1) Camping in the open( I presume) on a clear night, in a low spot, next to water, with the temperature in 30's is a recipe for condensation. The air is saturated and the temperature is well below the dew point. You want to camp in places are out of the cold, saturated zones — away from water, up out of low spots, preferably under trees which trap heat and keep your canopy warmer, and with a breeze (if possible).
2) Sleeping at the low end does not allow your breath to escape or mix with ambient air. Your warm, moist breath had no place to go and condensed on cold fabric.
3) Sleeping in a quilt when the weather is cold and learning to wrap up to eliminate cold spots takes some practice.
4 Wear a warm hat and eat some high fat food (peanut butter, for example) before you go to bed to keep the internal fire stoked.
-HAug 15, 2012 at 5:14 pm #1903019
@gregfLocale: Canadian Rockies
I had a simikar experience a few weeks ago in the same tent with 3 big guys. The first night was by a lake as dispersed camping was not permitted. There was frost the next morning. Talking with other groups everyone had some condensation issues whether double or single walled so it isnt just a single wall tent issue. The next night camped about 30m above the next lake there were no issues. So being a little further up definately goes a long way in reducing the problemAug 15, 2012 at 6:56 pm #1903060
Don't worry too much about it. My first few times I was cold too …
1. do the hot water bottle trick. Start a fire and put a pot of water on it… when the water is HOT but not boiling , and not giving off much steam, put it in a 1L bottle. Nalgene and most backpacking bottles can handle boiling water. Most other bottles can handle it too but some can't. However, the water you're putting in it will not be boiling. When it is filled throw it in your sleeping bag. It will stay warm MOST of the night. It will probably be too hot to touch so wrap it in a sock.
If you're having a fire ANYWAY it's a good trick…
2. Don't rule out sleeping next to the fire. I did this a few years back when we had a cold snap. It was quite nice.
3. If this is a life threatening situation, make a large fire or consider making a smoke blanket. It's basically two long lines of fire that you sleep between. Do this on DIRT and next to a water supply. It will heat you from BOTH sides. Next morning dump TONS of water on both fires, stirring the water into the dirt with a stick. Take the ashes, WITH OUR HANDS that are now wet and cold, and spread them out into the woods to leave no trace.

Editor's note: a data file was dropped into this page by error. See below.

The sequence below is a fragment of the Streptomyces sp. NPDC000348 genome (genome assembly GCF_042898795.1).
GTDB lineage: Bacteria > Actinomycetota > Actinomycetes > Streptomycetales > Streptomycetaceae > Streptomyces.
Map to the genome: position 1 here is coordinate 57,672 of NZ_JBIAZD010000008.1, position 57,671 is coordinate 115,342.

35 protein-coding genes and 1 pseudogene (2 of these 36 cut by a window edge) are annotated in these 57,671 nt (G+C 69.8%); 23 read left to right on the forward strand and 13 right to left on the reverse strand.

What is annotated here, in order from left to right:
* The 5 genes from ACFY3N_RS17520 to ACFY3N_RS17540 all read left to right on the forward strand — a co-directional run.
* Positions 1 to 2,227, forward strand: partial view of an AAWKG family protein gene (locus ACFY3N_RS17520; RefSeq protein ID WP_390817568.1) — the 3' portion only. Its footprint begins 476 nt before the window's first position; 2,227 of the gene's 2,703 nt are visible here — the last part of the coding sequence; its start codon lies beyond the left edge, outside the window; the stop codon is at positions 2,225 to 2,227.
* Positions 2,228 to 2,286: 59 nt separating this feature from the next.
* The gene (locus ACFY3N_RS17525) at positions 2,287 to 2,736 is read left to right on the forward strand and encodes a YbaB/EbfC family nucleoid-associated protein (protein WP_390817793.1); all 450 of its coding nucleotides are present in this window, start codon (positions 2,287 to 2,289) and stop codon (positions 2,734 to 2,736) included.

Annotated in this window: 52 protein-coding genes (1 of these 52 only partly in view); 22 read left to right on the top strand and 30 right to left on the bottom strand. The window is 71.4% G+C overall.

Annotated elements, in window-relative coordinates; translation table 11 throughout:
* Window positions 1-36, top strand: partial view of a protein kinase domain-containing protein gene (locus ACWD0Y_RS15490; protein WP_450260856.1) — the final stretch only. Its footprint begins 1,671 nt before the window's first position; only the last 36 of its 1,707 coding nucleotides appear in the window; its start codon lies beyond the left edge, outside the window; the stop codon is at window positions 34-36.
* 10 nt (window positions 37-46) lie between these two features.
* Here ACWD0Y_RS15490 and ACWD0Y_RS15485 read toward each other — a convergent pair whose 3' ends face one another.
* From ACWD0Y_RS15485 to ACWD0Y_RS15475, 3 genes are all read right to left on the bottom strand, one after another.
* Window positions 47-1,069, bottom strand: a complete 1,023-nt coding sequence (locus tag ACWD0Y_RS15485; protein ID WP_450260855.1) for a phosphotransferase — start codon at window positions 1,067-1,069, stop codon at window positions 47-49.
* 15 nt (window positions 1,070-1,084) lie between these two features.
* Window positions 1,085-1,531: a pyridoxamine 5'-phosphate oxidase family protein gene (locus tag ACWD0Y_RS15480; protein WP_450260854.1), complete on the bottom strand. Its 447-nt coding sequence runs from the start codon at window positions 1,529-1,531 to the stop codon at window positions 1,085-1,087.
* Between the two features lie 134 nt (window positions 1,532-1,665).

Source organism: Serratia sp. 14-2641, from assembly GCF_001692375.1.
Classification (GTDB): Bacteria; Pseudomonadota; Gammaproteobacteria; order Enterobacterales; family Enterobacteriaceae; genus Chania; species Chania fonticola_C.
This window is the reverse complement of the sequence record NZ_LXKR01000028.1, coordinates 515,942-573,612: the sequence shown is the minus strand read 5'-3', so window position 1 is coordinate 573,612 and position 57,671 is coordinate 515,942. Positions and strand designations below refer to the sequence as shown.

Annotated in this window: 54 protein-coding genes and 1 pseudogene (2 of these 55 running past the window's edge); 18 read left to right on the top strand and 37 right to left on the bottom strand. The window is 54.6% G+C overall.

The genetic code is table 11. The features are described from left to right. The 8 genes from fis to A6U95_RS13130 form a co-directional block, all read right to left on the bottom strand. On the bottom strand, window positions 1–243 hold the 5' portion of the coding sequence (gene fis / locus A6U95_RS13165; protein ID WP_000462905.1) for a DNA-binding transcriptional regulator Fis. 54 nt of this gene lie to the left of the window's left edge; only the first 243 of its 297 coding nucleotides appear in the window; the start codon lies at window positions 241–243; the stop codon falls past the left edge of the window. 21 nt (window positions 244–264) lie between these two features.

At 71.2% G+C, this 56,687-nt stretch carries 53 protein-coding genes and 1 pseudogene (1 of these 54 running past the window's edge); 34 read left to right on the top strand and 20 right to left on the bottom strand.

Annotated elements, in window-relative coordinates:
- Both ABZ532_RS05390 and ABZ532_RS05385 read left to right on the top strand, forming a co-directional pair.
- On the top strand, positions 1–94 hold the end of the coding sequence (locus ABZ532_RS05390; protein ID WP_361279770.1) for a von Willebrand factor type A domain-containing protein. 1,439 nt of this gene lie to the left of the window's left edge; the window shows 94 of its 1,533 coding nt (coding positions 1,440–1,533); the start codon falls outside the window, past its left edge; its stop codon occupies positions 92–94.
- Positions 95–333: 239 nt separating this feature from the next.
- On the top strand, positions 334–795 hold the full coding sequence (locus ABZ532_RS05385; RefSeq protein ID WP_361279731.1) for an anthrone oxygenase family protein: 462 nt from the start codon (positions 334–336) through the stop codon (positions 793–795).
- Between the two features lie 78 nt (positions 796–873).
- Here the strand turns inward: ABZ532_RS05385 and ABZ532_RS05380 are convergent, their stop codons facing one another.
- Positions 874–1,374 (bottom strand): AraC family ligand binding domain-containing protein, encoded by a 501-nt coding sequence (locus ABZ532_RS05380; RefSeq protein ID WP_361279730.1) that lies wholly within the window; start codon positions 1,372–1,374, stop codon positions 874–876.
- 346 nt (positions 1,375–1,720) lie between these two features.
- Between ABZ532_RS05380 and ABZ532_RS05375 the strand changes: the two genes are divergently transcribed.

4. Take lots of pine needles and put them under your sleeping pad. They will act as further insulation. (I haven't done this trick yet).Aug 15, 2012 at 7:11 pm #1903068
I don't see a significant difference between going to sleep with a fire burning, and walking off and leaving it. In a true survival situation it may be justifiable with precautions but otherwise it just doesn't seem right.Aug 15, 2012 at 7:14 pm #1903070
drowning in spamMember
Camping next to a lake is begging for condensation. Try to be a little above the lake, or upwind so the moisture blows away from you.
I wrap my quilt around me instead of the pad. Shake the down away from the edges if you can.Aug 15, 2012 at 8:07 pm #1903089
Camping is about (temporary) real estate after all
I have a mate that loves to camp next to water , he does not care about condensation, but I do…
So I usually manage to find a good excuse (better view, softer ground,better bush cover…) to pulling him a bit further up .
In the end I still tend to camp somewhat higher than him.
here is an example:
Just a creek but on this side of the bridge it is flat and a large bog. (there is a hut there too)
That night two tents where set up in that flat area, both where saturated in the morning.
my mate and I got a bit of condensation but not much at all.
Apart from the colder and more saturated air, often enough, flat ground next to water can be damp ( as in the pic above…) and or prone to flooding when it rains.
So before setting the shelter up, look around and look up (branches..) see if you can figure out where water will flow when it rains and where winds come from but yes the lowest point is the coldest.
BTW, NO unattended open fires , ever…Aug 15, 2012 at 11:09 pm #1903137
Sounds to me like it was a draft rather than just ambient temperatures that chilled you.
You could try using a liner or master the art of rolling over whilst keeping the quilt tight around your neck :) I use pretty much the same method as Dan in this threadAug 16, 2012 at 3:45 am #1903156
@newtonLocale: Southeastern Louisiana
Been there done that! ;-)
Location, location, location plus orientation and ventilation!
1.) Was there any prevailing wind or breeze that night?
2.) Were you camped downwind of the lake?
3.) Was your Tarptent pitched in an open area or behind some natural windbreak?